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Nefertiti's return

December 21, 2009

Egypt's chief antiquities official says he will make a formal request for the bust of Nefertiti to be returned from Germany. This is part of a larger effort by Egypt to reclaim its ancient treasures.

The bust is currently on display in Berlin's Neues museumImage: AP

Egypt's chief antiquities official Zahi Hawass says he will make a formal request for the return of the bust of Queen Nefertiti from Berlin's Neues museum. In a statement released Sunday, Hawass said he was presented with documents by the head of the Berlin Neues Museum, where the bust is currently on display, which supported his claim that the statue is in Germany illegally.

German archeologist acted “unethically”

According to Hawass, the documents confirmed that the German archeologist Ludwig Borchardt produced fraudulent papers to secure the 3,300 year old bust for Berlin in 1913. Borchardt, who discovered the bust, tried to pass off the artefact as a less significant find in order to take it out of Egypt.

“These materials confirm Egypt's contention that Borchardt did act unethically, with intent to deceive,” the statement said. “The limestone head of the queen is listed on the protocol as a painted plaster bust of a princess.”

The statement went on to say that Friederike Seyfried, a museum director who oversees the section where the bust is on display, would assist in negotiations between Hawass and German officials.

However, in a statement released December 18 by the museum's operators, the Prussian Cultural Heritage Foundation, it was said that, while Seyfried would meet with Hawass in Cairo soon, she would not discuss Nefertiti's return, since the documents showed the Prussian state acquired the bust lawfully and Egypt had no legal claim for its return.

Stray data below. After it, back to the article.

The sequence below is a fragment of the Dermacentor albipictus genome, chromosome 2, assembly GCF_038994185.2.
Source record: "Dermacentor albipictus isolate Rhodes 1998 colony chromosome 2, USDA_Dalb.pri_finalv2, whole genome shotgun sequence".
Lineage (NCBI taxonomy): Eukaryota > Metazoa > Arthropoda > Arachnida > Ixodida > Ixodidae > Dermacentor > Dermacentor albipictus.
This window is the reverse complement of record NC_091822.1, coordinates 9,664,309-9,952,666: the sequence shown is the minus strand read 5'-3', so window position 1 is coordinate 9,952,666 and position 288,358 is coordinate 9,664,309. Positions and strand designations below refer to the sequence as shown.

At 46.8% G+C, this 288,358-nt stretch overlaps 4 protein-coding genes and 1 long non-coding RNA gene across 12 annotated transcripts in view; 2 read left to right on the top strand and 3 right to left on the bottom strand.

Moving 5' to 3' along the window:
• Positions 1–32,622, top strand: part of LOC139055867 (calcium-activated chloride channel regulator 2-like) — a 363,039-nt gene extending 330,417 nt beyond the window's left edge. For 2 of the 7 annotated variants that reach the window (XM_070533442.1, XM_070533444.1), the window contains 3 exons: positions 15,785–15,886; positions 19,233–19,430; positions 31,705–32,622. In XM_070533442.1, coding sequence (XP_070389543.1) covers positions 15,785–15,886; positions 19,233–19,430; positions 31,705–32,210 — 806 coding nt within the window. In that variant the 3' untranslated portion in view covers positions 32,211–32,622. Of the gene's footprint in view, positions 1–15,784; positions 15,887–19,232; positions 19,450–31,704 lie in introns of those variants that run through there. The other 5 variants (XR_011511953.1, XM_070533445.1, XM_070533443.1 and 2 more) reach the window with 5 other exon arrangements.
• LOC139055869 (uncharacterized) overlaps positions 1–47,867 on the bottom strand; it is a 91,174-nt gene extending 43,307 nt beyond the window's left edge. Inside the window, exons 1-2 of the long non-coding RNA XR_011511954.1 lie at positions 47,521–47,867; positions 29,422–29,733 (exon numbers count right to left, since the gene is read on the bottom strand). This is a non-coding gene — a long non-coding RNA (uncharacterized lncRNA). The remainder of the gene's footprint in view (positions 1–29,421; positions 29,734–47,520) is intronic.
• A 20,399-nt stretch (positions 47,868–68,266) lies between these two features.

New campaign for return of artefacts

Despite the claims of the foundation, Hawass says he is optimistic about the bust's return. “I always ask for artefacts to come and it always happens” he told Reuters. The push for Nefertiti's return is part of a larger effort for Egypt to reclaim its ancient artefacts.

Visitors to Berlin Museum
The bust has attracted millions of visitors since it was sent to Germany in 1913Image: AP

Hawass previously retrieved wall fragments of a 3,200 year old tomb from the French Louvre, and is also currently working on having the Rosetta Stone returned from the British Museum.

The bust of Nefertiti was discovered in Egypt in 1912 at Tell el-Amarna, the short-lived capital of the kingdom under Nefertiti's husband, Pharaoh Akhenaten. It was shipped to Germany the following year, and has since attracted millions of visitors from around the world.

Editor: Michael Lawton

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